Danske Bank has access to fresh capital if economic conditions worsen, as recent commitments for a loan from the government would provide it with enough of a cushion, an analyst with financial services investment bank KBW told CNBC.com Monday.
Last week, KBW analysts, who did their own stress tests on European banks, wrote in a research note that six European banks would need to raise at least 8 billion euros ($10.8 billion) using a tier 1 equity ratio of at least 4 percent, similar to the one used in the stress tests done in the US.
The six were German Commerzbank, Danish Danske Bank, Sweden's Swedbank, Ireland's Allied Irish and Bank of Ireland and Italy's Banco Popolare.
But Danske Bank has recently received commitments from the government for a loan of 26 billion Danish crowns ($4.8 billion) in the form of hybrid core capital, part of which can be converted into equity, and therefore would be able to raise the capital it would potentially need, Henrik Schmidt, Nordic banks analyst at KBW, said.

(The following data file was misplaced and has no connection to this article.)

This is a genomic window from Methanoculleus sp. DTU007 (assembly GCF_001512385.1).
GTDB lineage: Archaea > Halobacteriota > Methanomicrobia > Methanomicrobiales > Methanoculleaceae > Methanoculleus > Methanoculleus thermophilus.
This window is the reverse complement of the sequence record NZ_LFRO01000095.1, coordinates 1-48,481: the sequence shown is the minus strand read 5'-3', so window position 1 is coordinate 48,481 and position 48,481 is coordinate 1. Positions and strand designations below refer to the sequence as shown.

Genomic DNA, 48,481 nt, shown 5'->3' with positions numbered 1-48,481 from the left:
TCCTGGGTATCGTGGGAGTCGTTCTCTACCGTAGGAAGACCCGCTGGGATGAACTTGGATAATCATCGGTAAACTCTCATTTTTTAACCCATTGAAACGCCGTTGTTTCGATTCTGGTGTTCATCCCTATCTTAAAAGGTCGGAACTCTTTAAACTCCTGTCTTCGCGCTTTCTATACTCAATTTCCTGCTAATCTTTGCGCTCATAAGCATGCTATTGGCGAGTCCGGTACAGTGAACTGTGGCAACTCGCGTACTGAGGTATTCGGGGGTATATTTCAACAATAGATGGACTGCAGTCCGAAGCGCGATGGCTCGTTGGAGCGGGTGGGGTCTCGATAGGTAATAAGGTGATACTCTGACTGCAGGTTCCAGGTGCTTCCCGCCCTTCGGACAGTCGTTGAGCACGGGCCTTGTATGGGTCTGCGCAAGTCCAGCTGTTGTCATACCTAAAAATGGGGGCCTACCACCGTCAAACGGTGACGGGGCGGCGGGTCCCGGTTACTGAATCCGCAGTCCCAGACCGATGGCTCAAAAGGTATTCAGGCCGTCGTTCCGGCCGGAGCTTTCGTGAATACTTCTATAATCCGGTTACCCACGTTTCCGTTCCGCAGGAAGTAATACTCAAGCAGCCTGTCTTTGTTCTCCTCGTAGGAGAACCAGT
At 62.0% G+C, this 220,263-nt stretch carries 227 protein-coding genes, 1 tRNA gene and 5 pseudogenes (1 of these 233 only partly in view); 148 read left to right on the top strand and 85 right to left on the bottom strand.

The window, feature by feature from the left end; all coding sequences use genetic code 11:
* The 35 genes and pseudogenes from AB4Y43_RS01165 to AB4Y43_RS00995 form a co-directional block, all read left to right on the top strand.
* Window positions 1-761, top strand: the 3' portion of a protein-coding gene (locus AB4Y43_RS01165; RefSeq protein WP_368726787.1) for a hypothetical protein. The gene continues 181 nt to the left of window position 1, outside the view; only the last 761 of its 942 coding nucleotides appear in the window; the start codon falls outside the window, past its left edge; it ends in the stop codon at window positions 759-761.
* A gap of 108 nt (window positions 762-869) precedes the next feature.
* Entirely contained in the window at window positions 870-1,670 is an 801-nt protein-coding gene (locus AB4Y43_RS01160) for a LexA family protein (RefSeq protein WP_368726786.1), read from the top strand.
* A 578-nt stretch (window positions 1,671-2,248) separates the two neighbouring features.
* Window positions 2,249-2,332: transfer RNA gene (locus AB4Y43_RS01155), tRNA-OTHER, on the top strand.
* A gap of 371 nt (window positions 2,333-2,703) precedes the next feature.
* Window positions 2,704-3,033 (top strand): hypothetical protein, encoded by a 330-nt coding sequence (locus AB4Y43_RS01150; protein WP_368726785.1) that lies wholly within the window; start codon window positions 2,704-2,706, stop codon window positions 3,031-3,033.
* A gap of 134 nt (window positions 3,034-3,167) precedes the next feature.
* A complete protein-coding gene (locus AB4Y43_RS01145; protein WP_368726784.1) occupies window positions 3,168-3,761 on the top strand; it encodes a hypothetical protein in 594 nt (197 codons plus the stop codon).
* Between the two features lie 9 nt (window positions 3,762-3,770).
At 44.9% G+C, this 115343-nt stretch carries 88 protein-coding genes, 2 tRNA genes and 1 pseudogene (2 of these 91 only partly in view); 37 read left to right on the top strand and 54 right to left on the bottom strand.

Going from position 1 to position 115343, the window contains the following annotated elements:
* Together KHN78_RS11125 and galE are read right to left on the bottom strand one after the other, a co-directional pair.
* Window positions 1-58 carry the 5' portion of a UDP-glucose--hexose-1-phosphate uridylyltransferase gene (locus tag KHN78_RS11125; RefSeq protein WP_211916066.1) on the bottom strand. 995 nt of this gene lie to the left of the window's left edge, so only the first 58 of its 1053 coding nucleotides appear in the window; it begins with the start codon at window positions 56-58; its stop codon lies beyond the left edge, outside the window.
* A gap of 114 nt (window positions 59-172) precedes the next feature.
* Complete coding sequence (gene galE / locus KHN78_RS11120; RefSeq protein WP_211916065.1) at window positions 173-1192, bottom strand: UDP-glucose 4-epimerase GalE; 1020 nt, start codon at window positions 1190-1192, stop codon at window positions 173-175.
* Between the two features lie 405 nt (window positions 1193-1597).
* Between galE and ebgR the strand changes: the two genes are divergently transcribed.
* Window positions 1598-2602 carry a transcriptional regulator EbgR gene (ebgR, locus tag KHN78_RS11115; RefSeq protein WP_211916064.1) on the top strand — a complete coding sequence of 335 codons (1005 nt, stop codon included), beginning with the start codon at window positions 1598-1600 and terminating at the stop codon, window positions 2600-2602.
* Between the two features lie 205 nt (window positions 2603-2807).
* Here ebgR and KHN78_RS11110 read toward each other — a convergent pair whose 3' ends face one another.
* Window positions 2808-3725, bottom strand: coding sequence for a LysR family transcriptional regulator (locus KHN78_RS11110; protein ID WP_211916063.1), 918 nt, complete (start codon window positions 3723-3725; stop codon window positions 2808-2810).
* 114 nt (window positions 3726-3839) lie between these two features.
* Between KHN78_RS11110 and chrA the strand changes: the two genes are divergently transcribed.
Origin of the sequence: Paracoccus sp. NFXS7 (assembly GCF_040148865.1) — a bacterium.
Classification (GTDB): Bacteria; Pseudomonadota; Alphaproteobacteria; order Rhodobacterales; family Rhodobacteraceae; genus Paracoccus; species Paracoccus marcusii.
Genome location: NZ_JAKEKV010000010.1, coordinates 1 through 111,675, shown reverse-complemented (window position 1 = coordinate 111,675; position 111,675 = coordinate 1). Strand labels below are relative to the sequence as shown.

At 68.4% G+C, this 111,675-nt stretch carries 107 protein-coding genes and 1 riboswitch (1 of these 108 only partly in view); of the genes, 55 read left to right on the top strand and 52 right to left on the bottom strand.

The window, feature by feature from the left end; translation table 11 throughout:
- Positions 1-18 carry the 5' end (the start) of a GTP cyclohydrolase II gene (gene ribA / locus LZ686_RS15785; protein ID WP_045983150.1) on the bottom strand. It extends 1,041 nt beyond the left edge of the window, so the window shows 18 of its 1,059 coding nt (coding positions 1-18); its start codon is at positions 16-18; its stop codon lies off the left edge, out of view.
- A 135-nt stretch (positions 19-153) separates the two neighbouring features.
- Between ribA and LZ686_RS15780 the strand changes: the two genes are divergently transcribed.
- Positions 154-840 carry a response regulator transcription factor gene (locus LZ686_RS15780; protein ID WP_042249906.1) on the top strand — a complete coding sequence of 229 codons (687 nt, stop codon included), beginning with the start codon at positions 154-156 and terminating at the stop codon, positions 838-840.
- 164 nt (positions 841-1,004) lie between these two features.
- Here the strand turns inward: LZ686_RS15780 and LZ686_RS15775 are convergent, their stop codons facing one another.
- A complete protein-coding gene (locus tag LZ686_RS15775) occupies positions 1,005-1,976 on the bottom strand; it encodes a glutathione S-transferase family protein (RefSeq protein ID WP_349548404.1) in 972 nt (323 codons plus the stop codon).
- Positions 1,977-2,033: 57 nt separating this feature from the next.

"If things turn as bad as under our stress test, they would already have access to that capital," Schimdt told CNBC. "They could convert the hybrid capital that they're getting from the government into common equity."
Last week, Danske Bank reported a much smaller than expected fall in first-quarter pretax profit due to higher trading income, but loan impairment charges soared compared with the same period a year ago.